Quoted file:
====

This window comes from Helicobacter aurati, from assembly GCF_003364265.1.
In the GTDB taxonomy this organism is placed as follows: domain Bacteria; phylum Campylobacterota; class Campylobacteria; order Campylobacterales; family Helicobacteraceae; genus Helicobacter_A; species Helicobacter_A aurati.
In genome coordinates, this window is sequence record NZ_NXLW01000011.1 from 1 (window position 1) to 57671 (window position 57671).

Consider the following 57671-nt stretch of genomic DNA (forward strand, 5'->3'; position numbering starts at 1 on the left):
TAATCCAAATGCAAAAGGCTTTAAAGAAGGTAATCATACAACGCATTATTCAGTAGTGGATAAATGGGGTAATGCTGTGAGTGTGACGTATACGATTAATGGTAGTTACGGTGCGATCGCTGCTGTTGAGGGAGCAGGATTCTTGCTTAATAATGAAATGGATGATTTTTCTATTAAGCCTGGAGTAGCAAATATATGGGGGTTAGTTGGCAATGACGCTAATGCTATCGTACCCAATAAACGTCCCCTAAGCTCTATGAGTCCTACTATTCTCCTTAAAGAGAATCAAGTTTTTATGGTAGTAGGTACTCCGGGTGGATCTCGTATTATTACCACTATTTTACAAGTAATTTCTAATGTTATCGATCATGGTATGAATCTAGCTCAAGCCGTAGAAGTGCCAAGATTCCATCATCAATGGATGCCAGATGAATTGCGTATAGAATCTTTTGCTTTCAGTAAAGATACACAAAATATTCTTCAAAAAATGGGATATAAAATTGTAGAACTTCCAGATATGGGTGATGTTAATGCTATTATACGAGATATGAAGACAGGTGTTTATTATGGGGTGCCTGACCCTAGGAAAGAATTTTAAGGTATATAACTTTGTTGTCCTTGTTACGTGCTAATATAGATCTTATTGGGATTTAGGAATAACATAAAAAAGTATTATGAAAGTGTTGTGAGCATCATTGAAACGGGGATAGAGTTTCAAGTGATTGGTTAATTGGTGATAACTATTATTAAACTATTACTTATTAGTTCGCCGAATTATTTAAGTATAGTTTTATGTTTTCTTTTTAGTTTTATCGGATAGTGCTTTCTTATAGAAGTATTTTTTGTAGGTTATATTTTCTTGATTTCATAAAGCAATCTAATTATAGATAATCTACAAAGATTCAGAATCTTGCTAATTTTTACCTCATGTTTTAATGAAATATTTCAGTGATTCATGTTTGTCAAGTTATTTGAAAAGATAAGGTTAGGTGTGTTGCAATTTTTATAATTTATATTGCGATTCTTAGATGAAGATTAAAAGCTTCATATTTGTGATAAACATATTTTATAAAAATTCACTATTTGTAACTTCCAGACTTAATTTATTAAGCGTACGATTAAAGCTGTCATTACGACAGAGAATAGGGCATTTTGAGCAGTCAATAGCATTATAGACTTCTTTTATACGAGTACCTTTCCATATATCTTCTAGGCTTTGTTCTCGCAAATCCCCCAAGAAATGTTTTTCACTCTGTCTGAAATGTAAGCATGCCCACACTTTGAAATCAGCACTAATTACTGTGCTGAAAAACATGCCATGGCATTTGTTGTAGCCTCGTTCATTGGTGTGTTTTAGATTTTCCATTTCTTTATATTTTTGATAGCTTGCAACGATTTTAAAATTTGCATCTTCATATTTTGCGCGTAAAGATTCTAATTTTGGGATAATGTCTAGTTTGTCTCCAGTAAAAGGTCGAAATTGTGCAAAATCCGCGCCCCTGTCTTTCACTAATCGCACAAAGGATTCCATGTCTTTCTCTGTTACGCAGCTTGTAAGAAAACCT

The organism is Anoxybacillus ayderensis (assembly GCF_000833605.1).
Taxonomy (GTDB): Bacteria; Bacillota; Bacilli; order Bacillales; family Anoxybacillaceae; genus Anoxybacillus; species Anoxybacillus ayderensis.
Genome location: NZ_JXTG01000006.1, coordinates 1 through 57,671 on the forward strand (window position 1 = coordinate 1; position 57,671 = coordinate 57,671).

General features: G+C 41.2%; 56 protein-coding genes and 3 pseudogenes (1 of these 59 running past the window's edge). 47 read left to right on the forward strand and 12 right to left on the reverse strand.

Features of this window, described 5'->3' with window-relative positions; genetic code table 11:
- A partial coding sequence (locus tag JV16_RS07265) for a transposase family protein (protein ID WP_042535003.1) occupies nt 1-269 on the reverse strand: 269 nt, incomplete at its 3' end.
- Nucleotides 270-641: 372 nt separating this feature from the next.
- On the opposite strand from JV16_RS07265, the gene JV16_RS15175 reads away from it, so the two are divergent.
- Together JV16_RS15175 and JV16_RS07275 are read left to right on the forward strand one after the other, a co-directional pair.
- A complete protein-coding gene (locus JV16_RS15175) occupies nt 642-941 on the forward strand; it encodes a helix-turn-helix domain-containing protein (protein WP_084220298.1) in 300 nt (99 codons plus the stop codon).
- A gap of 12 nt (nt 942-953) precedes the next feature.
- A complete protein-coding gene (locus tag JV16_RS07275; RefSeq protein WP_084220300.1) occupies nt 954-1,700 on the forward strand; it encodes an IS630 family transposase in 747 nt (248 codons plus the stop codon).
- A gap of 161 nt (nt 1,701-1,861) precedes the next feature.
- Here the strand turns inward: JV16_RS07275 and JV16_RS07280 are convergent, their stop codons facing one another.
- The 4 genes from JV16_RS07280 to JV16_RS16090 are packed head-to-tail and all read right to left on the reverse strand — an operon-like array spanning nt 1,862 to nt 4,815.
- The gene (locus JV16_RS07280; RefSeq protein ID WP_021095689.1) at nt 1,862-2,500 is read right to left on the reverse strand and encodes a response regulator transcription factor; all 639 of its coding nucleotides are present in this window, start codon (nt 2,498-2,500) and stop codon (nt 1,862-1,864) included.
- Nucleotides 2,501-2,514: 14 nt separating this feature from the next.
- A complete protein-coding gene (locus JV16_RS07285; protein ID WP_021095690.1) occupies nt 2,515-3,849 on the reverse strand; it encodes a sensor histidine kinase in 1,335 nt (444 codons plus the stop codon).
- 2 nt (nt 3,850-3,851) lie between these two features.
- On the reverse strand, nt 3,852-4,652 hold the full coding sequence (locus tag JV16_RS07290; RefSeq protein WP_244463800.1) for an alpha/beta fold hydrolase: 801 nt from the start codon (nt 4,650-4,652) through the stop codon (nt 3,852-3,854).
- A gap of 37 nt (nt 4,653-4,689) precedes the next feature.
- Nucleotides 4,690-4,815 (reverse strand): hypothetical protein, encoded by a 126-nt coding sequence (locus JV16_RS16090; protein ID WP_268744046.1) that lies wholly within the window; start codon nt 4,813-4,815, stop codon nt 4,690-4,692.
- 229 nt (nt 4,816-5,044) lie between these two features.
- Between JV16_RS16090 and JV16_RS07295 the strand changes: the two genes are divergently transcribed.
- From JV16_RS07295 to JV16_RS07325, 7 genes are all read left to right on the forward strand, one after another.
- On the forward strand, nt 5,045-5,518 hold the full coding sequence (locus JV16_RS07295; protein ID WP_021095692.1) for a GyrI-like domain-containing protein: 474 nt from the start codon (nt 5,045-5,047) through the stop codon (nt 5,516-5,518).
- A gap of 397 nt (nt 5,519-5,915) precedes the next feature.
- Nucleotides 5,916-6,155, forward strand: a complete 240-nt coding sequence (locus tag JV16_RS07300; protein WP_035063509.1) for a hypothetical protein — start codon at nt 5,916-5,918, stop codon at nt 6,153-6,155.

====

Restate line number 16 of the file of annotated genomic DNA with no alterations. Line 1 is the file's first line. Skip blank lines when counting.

- A gap of 12 nt (nt 942-953) precedes the next feature.